Finally, in addition to the aid allocation issues dealt with here, the PLAID database provides an extremely valuable resource for those interested in evaluating the effectiveness of aid. The existing literature on aid effectiveness has focused on the relationship between total aid flows—including support for peacekeeping, landmine clearance, free and fair elections, civil society, biodiversity protection, HIV/AIDS, anti-drug trafficking efforts, and refugees—and causally distant or unrelated outcomes, such as economic growth and infant mortality. However, there is a growing consensus that such research probably obscures more than it reveals.22 Biodiversity aid is not designed to accelerate short-term economic growth, nor is renewable energy assistance intended to reduce infant mortality. Well-designed assessments of aid effectiveness should therefore evaluate the impact that specific types of aid have on more specific social, economic, political, and environmental outcomes. For example, with the PLAID database, researchers can now unbundle environmental aid into its constituent parts and study the relationships between biodiversity aid and species loss, climate adaptation assistance and human vulnerability to hydro-meteorological disasters, and land degradation aid and soil fertility.
Although the specific social and economic goals identified in Agenda 21 (such as combating poverty, changing consumption patterns, and protecting and promoting human health) involve interconnected problems and target very different outcomes, aid’s ability to contribute to these outcomes is best measured separately.
We hope that PLAID will inspire a new generation of research on the effectiveness of aid, including the impact of environmental aid on environmental protection. A broad range of stakeholders, including donor agencies, legislative overseers, advocacy groups, and beneficiaries in recipient countries stand to benefit from such research.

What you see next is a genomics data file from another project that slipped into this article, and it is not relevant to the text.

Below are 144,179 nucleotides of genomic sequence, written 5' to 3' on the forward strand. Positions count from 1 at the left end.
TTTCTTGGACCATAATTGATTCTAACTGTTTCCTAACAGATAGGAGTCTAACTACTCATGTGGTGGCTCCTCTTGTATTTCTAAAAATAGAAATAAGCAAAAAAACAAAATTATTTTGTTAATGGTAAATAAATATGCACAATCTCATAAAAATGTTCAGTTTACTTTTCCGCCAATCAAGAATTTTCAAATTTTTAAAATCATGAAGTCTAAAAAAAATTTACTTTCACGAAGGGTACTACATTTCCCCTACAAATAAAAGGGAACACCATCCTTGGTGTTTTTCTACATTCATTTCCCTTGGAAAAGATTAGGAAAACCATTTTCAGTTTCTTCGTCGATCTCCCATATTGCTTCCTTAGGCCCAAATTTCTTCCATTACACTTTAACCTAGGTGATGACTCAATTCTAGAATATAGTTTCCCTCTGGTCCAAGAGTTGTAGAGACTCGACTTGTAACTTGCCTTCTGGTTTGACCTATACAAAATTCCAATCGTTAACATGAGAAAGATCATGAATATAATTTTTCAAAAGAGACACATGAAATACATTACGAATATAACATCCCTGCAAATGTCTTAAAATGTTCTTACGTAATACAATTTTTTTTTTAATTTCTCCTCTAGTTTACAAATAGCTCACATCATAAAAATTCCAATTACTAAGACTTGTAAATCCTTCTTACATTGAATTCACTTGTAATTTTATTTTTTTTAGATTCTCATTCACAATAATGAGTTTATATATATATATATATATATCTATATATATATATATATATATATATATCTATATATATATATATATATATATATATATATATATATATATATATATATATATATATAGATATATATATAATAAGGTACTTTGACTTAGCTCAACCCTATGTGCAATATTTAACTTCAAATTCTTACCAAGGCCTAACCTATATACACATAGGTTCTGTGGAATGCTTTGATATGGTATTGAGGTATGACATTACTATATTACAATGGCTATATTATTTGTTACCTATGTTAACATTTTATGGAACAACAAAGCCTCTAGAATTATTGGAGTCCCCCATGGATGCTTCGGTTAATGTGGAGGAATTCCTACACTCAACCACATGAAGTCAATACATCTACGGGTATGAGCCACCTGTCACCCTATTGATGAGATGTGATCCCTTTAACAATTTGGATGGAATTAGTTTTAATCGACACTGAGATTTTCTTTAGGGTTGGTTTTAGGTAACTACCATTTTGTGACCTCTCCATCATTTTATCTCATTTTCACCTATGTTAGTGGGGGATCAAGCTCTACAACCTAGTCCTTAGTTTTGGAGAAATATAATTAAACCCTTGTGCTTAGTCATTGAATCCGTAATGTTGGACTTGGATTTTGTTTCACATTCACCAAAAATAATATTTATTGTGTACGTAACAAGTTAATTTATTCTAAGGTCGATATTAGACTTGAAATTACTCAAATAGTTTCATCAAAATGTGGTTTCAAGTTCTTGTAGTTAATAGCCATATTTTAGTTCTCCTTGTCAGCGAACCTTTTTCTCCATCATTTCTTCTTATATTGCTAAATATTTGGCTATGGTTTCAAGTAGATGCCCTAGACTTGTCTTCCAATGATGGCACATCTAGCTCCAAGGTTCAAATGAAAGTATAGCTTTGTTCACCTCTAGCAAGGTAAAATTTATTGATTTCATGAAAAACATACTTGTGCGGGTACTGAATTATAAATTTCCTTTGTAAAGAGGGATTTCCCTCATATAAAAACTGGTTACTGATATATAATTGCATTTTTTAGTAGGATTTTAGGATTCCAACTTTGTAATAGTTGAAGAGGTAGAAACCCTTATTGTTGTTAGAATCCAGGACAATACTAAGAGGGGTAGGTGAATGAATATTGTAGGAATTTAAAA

J. Timmons Roberts is a professor of sociology and past director of the Environmental Science and Policy Program at the College of William and Mary. In 2006–2007 he was a James Martin 21st Century Professor at Oxford University’s Environmental Change Institute. His research interests include globalization, development and social change, environmental sociology, and urban and community sociology. He may be reached at email@example.com.
Bradley C. Parks is an associate director in the Department of Policy and International Relations at the Millennium Challenge Corporation in Washington, DC. He has written and contributed to several books and articles on global environmental politics, international political economy, and development theory and practice. He may be reached at firstname.lastname@example.org.
Michael J. Tierney is an associate professor of government and the director of the International Relations Program at the College of William and Mary. His research and teaching interests focus on international organizations, international relations theory, political economy, and development. He may be reached at email@example.com.
Robert L. Hicks is an associate professor of economics at the College of William and Mary. His research interests include environmental and natural resource economics, development economics, and econometrics. He may be reached at firstname.lastname@example.org.
An extended version of these arguments and more extensive evidence is presented in Greening Aid? Understanding the Environmental Impact of Development Assistance (Oxford University Press, 2008). The views expressed in this article are the authors’ own and do not necessarily represent the views of the Millennium Challenge Corporation.
1. “Beijing Ministerial Declaration on Environment and Development,” adopted by 41 developing countries at the Ministerial Conference of Developing Countries on Environment and Development, Beijing, 19 June 1991. See also H. Sjöberg, Restructuring the Global Environment Facility, Global Environment Facility (GEF) Working Paper 13 (Washington, DC: GEF, 1999), http://thegef.org/Outreach/outreach-Publications/WP13-Restructuring_the_GEF.pdf (accessed 6 November 2008).
2. R. Hicks, B. C. Parks, J. T. Roberts, and M. J. Tierney, Greening Aid? Understanding the Environmental Impact of Development Assistance (Oxford, UK: Oxford University Press, 2008), 124. Upon closer inspection of the aid increase promised by Japan, it appeared only to include an increase over existing levels of about $500 million per year. See P. Lewis, “Pact on Environment Near, But Hurdles on Aid Remain,” New York Times, 12 June 1992.